Thank you, Mr. Chairman and Members of the Committee, for the opportunity to submit testimony on S. 388, the Climate Change Technology Deployment and Infrastructure Credit Act of 2005.
My name is Marlo Lewis. I am a senior fellow in environmental policy at the Competitive Enterprise Institute in Washington, D.C. CEI is a nonprofit, nonpartisan research and advocacy institute dedicated to advancing the principles of free enterprise and limited government. I am also representing the views of several other conservative and free-market organizations including the American Conservative Union, Americans for Tax Reform, Freedom Works, and the National Taxpayers Union.
We have strong concerns about S. 388’s “transferable credit” provisions, particularly Section 1612(a)(6-7), which direct the Secretary of Energy:
(6) to provide to persons and entities that enter into … voluntary agreements [with the Department of Energy] and reduce greenhouse gas emissions transferable credits that may be used for any incentive, market-based, or regulatory program determined by Congress to be necessary and feasible to reduce the risk of climate change and effects of climate change; and
(7) to provide for the registration, transfer, and tracking of the ownership or holding of those credits for purposes of facilitating voluntary trading among persons and entities.
My testimony develops the following points:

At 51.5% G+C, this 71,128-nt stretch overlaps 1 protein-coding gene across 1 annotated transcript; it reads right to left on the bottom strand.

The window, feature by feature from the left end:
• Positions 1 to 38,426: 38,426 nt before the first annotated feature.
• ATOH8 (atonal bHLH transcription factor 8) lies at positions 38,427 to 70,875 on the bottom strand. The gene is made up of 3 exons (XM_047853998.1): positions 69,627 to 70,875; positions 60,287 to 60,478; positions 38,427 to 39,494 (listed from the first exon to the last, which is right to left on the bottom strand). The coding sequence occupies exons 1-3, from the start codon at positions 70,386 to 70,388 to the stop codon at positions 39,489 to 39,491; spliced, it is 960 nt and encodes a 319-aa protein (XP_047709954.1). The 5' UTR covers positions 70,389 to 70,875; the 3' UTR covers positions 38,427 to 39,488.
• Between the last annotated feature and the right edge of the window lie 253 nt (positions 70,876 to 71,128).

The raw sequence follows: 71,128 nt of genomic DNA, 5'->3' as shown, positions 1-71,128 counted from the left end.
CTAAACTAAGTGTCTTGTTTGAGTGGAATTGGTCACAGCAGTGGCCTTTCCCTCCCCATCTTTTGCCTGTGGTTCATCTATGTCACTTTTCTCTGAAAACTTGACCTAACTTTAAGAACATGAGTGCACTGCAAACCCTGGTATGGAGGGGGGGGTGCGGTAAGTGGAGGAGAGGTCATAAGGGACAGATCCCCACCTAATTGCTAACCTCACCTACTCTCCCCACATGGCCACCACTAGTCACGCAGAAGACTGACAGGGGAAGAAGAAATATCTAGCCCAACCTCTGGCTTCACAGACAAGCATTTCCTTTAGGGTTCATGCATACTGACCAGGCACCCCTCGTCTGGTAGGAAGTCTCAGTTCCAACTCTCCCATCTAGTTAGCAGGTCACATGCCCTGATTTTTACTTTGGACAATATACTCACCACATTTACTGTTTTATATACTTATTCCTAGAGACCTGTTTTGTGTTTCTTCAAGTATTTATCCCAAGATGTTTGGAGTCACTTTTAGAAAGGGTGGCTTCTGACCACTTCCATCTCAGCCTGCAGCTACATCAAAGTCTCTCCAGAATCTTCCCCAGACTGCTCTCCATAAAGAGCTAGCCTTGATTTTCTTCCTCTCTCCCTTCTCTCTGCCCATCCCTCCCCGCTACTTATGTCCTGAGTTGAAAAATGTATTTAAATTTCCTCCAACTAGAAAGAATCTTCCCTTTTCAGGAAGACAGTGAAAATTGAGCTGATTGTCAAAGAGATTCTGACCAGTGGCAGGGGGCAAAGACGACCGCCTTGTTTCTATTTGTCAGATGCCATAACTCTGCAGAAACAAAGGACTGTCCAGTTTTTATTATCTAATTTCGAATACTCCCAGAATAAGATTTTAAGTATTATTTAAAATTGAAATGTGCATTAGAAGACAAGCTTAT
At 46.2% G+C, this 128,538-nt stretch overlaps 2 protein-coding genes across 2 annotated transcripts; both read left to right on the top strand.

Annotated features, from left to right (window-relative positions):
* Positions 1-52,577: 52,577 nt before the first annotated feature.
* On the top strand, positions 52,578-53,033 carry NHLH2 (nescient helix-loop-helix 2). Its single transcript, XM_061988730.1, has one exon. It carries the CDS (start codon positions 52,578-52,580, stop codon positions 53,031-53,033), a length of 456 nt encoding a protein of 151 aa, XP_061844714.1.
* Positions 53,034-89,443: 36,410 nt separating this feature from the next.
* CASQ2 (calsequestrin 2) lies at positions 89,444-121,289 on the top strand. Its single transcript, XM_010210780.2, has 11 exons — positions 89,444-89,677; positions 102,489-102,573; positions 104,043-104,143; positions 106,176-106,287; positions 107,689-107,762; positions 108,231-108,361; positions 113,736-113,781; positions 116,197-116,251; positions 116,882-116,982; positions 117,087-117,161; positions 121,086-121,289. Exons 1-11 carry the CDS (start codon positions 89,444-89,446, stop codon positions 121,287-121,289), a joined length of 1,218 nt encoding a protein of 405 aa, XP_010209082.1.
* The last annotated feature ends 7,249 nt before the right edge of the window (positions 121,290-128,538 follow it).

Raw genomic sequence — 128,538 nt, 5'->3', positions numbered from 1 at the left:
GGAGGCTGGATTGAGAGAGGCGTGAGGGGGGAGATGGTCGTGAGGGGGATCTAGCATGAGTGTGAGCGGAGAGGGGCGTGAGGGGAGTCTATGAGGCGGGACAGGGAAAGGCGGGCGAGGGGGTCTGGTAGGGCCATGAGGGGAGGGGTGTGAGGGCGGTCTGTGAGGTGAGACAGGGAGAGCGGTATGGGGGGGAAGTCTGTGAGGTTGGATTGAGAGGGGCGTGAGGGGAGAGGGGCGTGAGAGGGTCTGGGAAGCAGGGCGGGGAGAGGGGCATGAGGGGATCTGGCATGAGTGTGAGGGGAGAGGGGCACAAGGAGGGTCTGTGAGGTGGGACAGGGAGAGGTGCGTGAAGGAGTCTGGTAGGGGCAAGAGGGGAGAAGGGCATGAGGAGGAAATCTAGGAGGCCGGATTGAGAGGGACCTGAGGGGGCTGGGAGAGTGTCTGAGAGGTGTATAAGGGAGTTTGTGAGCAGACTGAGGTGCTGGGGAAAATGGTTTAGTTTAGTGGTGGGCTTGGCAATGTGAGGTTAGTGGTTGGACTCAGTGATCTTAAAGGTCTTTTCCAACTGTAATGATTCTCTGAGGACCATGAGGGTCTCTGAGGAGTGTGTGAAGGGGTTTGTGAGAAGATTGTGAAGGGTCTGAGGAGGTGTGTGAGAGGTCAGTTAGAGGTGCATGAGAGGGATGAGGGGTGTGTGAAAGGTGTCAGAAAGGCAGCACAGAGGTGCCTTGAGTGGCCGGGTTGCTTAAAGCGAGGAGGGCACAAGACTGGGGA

· Although not part of the sponsoring Senators’ intention, U.S. Government provision or certification of transferable credits would build a corporate clientele for Kyoto-type emissions cap-and-trade policies. Transferable credits derive their economic value solely from the threat or imposition of a carbon cap. Consequently, all credit holders acquire financial motives to lobby for a cap.
· Although participation in a transferable credit program is not mandatory, neither is it truly voluntary. Such programs transfer wealth, in the form of tradable emission allowances, from those who not “volunteer” to those who do. Non-participants are penalized under a future cap—hit with extra burdens they would not face absent a transferable credit program.
· The political result of this coercive, zero-sum dynamic is all-too-predictable: a large mass of companies holding carbon-reduction coupons that mature and attain full market value only under a cap. Transferable credits will expand the ranks of energy-rationing profiteers.
· Since all insiders know that transferable credits are a prelude to future cap-and-trade policies, enacting Section 1612 would trigger fuel switching from coal to natural gas—further driving up natural gas prices.
· The Department of Energy (DOE) is nearing completion of a multi-year rulemaking to improve the voluntary reporting of greenhouse gases program (VRGGP) established under Section 1605(b) of the 1992 Energy Policy Act. DOE commendably resisted pressure to adopt accounting rules that would allow special interests to game the system for PR or competitive advantage. Section 1612 threatens to undo DOE’s careful work and give special interests another bite at the apple.